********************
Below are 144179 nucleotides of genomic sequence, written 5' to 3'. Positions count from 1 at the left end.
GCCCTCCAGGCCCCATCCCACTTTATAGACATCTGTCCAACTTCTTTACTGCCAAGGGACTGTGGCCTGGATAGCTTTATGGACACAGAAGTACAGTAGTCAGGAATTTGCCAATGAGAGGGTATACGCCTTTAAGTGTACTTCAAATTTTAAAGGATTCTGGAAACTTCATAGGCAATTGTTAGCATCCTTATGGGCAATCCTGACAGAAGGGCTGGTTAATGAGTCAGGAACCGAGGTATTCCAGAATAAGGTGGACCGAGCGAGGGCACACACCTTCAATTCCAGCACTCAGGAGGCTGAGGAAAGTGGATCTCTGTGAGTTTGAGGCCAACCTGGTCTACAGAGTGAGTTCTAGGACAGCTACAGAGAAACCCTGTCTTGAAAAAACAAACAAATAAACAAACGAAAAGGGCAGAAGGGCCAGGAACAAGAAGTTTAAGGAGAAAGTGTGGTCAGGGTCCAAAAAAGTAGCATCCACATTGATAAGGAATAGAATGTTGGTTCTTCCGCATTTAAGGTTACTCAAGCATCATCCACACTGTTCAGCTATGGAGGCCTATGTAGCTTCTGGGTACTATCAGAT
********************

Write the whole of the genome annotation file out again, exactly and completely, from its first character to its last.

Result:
Below are 144179 nucleotides of genomic sequence, written 5' to 3'. Positions count from 1 at the left end.
GCCCTCCAGGCCCCATCCCACTTTATAGACATCTGTCCAACTTCTTTACTGCCAAGGGACTGTGGCCTGGATAGCTTTATGGACACAGAAGTACAGTAGTCAGGAATTTGCCAATGAGAGGGTATACGCCTTTAAGTGTACTTCAAATTTTAAAGGATTCTGGAAACTTCATAGGCAATTGTTAGCATCCTTATGGGCAATCCTGACAGAAGGGCTGGTTAATGAGTCAGGAACCGAGGTATTCCAGAATAAGGTGGACCGAGCGAGGGCACACACCTTCAATTCCAGCACTCAGGAGGCTGAGGAAAGTGGATCTCTGTGAGTTTGAGGCCAACCTGGTCTACAGAGTGAGTTCTAGGACAGCTACAGAGAAACCCTGTCTTGAAAAAACAAACAAATAAACAAACGAAAAGGGCAGAAGGGCCAGGAACAAGAAGTTTAAGGAGAAAGTGTGGTCAGGGTCCAAAAAAGTAGCATCCACATTGATAAGGAATAGAATGTTGGTTCTTCCGCATTTAAGGTTACTCAAGCATCATCCACACTGTTCAGCTATGGAGGCCTATGTAGCTTCTGGGTACTATCAGAT